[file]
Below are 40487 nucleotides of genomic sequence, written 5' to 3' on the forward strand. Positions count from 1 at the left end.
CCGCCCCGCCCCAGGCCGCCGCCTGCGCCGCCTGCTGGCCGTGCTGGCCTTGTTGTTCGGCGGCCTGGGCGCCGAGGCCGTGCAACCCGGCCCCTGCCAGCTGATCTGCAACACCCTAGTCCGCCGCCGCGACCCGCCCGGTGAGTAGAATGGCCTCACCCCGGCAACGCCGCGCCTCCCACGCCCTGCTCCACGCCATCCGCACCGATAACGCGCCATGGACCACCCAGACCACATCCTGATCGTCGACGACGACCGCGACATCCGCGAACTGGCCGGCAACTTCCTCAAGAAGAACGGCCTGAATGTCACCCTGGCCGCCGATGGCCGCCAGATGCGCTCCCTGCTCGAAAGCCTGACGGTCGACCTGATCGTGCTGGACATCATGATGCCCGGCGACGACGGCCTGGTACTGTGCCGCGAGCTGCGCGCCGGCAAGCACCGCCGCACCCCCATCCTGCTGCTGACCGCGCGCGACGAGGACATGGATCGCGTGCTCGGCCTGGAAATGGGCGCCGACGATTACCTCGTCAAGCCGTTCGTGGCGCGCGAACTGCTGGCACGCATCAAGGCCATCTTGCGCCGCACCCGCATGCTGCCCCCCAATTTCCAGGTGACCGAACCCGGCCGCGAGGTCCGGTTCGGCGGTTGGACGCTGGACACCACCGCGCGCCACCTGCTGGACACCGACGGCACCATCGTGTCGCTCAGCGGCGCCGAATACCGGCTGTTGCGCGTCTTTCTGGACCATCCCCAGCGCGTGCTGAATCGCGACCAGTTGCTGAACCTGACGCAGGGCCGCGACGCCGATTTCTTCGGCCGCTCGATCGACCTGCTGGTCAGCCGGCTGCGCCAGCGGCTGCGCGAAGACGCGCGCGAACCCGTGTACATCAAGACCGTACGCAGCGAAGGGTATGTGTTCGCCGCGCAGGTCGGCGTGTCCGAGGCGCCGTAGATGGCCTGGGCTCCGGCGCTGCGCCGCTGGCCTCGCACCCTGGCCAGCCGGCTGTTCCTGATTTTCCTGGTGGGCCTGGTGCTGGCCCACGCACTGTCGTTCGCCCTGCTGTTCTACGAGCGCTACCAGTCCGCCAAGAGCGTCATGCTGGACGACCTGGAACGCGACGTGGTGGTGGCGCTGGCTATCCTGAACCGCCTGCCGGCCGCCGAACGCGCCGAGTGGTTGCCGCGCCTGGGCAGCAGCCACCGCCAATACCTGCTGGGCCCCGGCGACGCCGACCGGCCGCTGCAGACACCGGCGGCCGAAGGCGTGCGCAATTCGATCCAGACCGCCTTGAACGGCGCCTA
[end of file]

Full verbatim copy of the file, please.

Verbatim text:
Below are 40487 nucleotides of genomic sequence, written 5' to 3' on the forward strand. Positions count from 1 at the left end.
CCGCCCCGCCCCAGGCCGCCGCCTGCGCCGCCTGCTGGCCGTGCTGGCCTTGTTGTTCGGCGGCCTGGGCGCCGAGGCCGTGCAACCCGGCCCCTGCCAGCTGATCTGCAACACCCTAGTCCGCCGCCGCGACCCGCCCGGTGAGTAGAATGGCCTCACCCCGGCAACGCCGCGCCTCCCACGCCCTGCTCCACGCCATCCGCACCGATAACGCGCCATGGACCACCCAGACCACATCCTGATCGTCGACGACGACCGCGACATCCGCGAACTGGCCGGCAACTTCCTCAAGAAGAACGGCCTGAATGTCACCCTGGCCGCCGATGGCCGCCAGATGCGCTCCCTGCTCGAAAGCCTGACGGTCGACCTGATCGTGCTGGACATCATGATGCCCGGCGACGACGGCCTGGTACTGTGCCGCGAGCTGCGCGCCGGCAAGCACCGCCGCACCCCCATCCTGCTGCTGACCGCGCGCGACGAGGACATGGATCGCGTGCTCGGCCTGGAAATGGGCGCCGACGATTACCTCGTCAAGCCGTTCGTGGCGCGCGAACTGCTGGCACGCATCAAGGCCATCTTGCGCCGCACCCGCATGCTGCCCCCCAATTTCCAGGTGACCGAACCCGGCCGCGAGGTCCGGTTCGGCGGTTGGACGCTGGACACCACCGCGCGCCACCTGCTGGACACCGACGGCACCATCGTGTCGCTCAGCGGCGCCGAATACCGGCTGTTGCGCGTCTTTCTGGACCATCCCCAGCGCGTGCTGAATCGCGACCAGTTGCTGAACCTGACGCAGGGCCGCGACGCCGATTTCTTCGGCCGCTCGATCGACCTGCTGGTCAGCCGGCTGCGCCAGCGGCTGCGCGAAGACGCGCGCGAACCCGTGTACATCAAGACCGTACGCAGCGAAGGGTATGTGTTCGCCGCGCAGGTCGGCGTGTCCGAGGCGCCGTAGATGGCCTGGGCTCCGGCGCTGCGCCGCTGGCCTCGCACCCTGGCCAGCCGGCTGTTCCTGATTTTCCTGGTGGGCCTGGTGCTGGCCCACGCACTGTCGTTCGCCCTGCTGTTCTACGAGCGCTACCAGTCCGCCAAGAGCGTCATGCTGGACGACCTGGAACGCGACGTGGTGGTGGCGCTGGCTATCCTGAACCGCCTGCCGGCCGCCGAACGCGCCGAGTGGTTGCCGCGCCTGGGCAGCAGCCACCGCCAATACCTGCTGGGCCCCGGCGACGCCGACCGGCCGCTGCAGACACCGGCGGCCGAAGGCGTGCGCAATTCGATCCAGACCGCCTTGAACGGCGCCTA